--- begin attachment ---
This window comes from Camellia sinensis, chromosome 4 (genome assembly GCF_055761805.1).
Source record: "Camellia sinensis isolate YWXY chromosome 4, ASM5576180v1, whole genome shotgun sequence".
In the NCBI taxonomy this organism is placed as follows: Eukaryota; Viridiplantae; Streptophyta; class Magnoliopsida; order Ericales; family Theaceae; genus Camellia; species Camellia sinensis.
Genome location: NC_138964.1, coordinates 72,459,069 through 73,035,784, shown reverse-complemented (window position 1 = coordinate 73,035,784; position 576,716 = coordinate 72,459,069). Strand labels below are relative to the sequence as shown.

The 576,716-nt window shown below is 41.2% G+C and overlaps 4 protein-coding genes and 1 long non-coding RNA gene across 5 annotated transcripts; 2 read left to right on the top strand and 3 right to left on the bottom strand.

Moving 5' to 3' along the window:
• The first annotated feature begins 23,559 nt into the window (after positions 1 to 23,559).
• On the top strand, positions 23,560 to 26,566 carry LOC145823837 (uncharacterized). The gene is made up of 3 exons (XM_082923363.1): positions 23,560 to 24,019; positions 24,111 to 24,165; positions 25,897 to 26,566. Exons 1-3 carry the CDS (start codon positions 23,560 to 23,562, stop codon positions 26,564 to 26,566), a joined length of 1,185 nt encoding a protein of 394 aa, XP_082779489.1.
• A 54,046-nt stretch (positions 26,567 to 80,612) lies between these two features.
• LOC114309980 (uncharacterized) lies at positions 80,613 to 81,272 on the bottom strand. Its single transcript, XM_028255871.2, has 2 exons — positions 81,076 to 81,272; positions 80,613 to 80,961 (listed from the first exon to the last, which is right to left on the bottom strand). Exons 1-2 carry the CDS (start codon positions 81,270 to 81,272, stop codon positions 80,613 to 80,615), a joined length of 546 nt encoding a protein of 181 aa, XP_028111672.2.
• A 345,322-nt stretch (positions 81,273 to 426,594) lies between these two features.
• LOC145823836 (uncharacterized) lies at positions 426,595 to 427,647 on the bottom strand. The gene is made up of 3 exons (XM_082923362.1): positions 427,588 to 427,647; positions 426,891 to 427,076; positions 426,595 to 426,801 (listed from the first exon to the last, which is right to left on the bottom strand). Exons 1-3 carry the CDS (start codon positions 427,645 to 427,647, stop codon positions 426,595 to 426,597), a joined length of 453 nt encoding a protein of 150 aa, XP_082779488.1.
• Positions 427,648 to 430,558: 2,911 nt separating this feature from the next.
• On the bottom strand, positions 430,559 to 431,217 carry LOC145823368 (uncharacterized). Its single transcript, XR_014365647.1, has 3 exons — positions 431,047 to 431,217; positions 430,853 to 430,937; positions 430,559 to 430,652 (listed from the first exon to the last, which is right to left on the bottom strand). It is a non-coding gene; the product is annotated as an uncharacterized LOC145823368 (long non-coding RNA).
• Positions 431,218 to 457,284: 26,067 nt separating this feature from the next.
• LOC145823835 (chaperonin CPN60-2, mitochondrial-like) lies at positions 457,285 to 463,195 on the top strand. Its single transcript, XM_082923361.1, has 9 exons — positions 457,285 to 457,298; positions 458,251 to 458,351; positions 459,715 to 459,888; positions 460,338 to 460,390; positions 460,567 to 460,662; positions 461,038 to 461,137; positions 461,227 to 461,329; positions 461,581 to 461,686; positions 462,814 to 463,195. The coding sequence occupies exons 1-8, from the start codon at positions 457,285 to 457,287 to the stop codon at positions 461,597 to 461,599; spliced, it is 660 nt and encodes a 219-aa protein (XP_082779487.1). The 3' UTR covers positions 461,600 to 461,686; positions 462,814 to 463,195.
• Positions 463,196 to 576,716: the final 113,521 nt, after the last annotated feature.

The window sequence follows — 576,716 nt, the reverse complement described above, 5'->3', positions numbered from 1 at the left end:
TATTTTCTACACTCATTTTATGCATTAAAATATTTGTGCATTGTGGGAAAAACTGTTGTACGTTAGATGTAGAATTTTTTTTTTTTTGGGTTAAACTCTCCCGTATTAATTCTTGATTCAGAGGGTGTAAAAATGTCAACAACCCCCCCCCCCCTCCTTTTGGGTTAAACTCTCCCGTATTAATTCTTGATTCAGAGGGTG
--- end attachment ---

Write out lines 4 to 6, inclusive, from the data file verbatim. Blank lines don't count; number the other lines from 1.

Genome location: NC_138964.1, coordinates 72,459,069 through 73,035,784, shown reverse-complemented (window position 1 = coordinate 73,035,784; position 576,716 = coordinate 72,459,069). Strand labels below are relative to the sequence as shown.

The 576,716-nt window shown below is 41.2% G+C and overlaps 4 protein-coding genes and 1 long non-coding RNA gene across 5 annotated transcripts; 2 read left to right on the top strand and 3 right to left on the bottom strand.

Moving 5' to 3' along the window: